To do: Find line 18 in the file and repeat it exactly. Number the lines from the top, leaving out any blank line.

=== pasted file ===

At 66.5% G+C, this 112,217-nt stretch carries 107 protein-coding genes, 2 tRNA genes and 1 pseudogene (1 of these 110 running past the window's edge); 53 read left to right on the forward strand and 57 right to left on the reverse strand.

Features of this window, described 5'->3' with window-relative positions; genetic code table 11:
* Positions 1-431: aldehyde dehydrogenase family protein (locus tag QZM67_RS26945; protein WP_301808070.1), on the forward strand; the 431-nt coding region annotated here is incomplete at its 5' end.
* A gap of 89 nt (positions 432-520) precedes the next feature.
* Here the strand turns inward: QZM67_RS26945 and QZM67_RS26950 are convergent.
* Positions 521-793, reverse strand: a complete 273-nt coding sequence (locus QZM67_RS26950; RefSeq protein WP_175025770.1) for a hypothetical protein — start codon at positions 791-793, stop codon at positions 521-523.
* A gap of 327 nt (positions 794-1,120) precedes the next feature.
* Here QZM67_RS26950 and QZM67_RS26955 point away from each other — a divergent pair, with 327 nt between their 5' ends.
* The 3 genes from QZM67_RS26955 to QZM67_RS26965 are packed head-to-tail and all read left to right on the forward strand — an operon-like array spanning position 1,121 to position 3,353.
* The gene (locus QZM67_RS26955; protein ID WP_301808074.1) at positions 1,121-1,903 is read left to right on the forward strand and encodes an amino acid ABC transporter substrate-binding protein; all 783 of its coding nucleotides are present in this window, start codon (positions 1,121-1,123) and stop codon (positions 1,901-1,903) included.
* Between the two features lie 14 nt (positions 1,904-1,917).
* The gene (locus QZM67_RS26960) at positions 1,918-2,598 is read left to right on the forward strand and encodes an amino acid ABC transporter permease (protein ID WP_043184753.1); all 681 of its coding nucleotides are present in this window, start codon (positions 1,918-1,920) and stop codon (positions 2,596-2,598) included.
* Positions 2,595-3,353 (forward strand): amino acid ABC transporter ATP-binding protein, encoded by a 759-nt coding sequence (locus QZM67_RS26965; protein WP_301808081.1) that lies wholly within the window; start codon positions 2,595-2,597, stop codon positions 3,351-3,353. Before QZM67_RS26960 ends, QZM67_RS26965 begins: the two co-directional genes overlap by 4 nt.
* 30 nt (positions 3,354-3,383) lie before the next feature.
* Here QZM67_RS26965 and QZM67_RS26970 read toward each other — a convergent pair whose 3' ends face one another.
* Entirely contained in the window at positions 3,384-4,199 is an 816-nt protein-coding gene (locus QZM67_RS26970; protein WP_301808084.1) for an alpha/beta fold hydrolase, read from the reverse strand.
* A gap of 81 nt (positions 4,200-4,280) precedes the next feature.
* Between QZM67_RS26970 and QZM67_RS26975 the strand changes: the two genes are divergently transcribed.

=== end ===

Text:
* Between QZM67_RS26970 and QZM67_RS26975 the strand changes: the two genes are divergently transcribed.